MO – We know that contemporary art may be witnessed and consumed in different ways. The whole lot is so vast that, sometimes, it almost seems impossible for us to think that art is still able to shock people, literally speaking. Tell us what your stance is, as a curator, on the impact of this exhibition.

TM – Well, this exhibition emerged from a sudden urge to listen to Boys by Sabrina in the inauguration of the Queer exhibition. I wanted it to be gay, festive and conscious. I do think that contemporary art does not need to shock per se, nor to cause any raucous for that matter. Sometimes it can simply be kind, or soft or mild, or sexy, or banal. Sometimes Sundays are banal and (sometimes) we lack those. I tried not to concern myself too much with the impact that the exhibition would have, because its impact is something that is beyond us (me and the other artists). Our role is to have/raise questions and it finishes right when we open the gallery’s doors. The way that these very same issues are perceived can add another array of layers to the initial intent. My ambition was never to shock, it was only to listen to Boys by Sabrina in the inauguration of a Queer exhibition.

MO – Talking about topics like sexuality, queer society or simply the visceral pleasures of the night is something that requires some precaution, now that subjects like these are currently going through unsettling moments. It was something that certainly you were confronted with, both as an artist and as the exhibition’s curator. What is the relevance that you give to these topics?

TM – The subjects approached in this exhibition are indeed recurring in art. This exhibition talks about them, period. I think that the most important things often go unnoticed. We have the ambition to be critics, revolutionaries, relentless and, deep down, we are not that at all. These topics have the significance that they have and I opted to emphasize them in this moment. Next time I’ll do something different. And that’s it, down the line the most important thing is to do what we want just because we want it. There is no time for wars when we want to be big.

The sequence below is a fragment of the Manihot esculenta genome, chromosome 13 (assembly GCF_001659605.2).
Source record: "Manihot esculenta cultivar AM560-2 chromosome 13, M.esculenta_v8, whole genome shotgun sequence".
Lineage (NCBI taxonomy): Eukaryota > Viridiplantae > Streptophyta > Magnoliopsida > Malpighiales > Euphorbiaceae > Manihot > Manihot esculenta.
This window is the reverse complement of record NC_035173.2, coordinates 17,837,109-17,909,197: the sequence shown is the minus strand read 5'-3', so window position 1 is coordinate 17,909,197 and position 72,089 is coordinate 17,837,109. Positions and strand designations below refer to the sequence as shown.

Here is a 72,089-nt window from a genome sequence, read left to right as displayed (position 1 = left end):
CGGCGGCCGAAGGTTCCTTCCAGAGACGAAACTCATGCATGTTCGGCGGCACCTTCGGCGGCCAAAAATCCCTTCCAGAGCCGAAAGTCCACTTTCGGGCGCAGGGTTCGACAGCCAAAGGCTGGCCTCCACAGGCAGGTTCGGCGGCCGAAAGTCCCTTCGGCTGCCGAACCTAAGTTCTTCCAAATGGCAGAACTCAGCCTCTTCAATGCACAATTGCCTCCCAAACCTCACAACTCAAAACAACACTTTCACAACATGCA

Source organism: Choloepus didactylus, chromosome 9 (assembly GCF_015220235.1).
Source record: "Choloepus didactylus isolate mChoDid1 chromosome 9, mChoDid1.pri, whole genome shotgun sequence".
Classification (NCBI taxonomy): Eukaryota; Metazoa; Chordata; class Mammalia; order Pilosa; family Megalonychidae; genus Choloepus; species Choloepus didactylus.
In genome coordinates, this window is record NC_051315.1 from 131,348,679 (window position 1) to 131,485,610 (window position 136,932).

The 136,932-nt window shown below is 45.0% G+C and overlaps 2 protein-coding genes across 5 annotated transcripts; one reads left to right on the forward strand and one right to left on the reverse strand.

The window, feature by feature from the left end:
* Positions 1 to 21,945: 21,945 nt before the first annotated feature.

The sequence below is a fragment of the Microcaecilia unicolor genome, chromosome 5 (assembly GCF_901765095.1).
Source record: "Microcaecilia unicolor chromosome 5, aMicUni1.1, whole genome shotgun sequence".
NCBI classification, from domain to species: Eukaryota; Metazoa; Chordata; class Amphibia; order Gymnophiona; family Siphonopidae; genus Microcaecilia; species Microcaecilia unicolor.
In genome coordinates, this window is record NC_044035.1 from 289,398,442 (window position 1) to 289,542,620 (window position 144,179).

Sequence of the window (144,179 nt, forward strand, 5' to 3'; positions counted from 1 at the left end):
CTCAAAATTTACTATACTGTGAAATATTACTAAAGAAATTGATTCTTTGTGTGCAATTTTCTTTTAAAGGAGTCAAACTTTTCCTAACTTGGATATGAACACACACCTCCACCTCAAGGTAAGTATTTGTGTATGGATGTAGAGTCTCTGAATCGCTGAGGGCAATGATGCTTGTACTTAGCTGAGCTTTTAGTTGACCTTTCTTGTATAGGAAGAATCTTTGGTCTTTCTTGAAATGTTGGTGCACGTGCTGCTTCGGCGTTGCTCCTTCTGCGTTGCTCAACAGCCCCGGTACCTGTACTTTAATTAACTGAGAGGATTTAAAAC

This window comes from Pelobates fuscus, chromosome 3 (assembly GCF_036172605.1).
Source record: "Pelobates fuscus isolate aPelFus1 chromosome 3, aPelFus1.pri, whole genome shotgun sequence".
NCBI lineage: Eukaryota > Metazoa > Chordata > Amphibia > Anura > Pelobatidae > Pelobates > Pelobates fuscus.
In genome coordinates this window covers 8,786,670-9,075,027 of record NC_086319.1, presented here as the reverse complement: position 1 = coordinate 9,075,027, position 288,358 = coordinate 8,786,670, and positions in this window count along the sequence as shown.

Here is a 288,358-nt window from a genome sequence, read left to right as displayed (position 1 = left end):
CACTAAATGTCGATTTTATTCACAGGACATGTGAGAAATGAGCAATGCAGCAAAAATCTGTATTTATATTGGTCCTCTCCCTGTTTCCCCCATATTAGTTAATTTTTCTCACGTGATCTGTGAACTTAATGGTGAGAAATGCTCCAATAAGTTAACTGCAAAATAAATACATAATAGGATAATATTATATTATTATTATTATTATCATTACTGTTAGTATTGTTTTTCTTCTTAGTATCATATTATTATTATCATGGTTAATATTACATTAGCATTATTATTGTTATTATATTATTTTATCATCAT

MO – Christophe dos Santos, João Gabriel, Rui Palma and yourself. Four emerging artists, whose names are familiar to the most attentive. Video, painting, photography and sculpture. What does the artistic work of this gathering of artists with a hard cock and a soft heart is capable of telling us?

TM – It tells you what is crossing our minds when we talk about the queer world. It tells you – in Christophe’s video – that is crucial to keep talking about these issues when, in 2017, there are still concentration camps for homosexuals in Chechnya. It tells you – through João’s painting – how erotic and soft porno can be and how beautiful the relationships of attraction between artists are. It tells you – with Rui’s photos – that the hook-up song spreads itself to the darkest corners of the gay subculture, and how poetic and decaying the beauty of a made-up ruin is. It tells you, through my ceramics, that male genitalia can also be pink, golden and sacred. It tells you, at last, that hard cocks are instruments of quarrel and that soft hearts will never bend.

Marco d'Oliveira (1992), born in Viseu and based in Lisbon, studied graphic design (2010), and graduated in 2013 in History of Art at FCSH. He attends a postgraduate degree in Art Curatorship and highlights, as one of his main interests, the global panorama of contemporary art.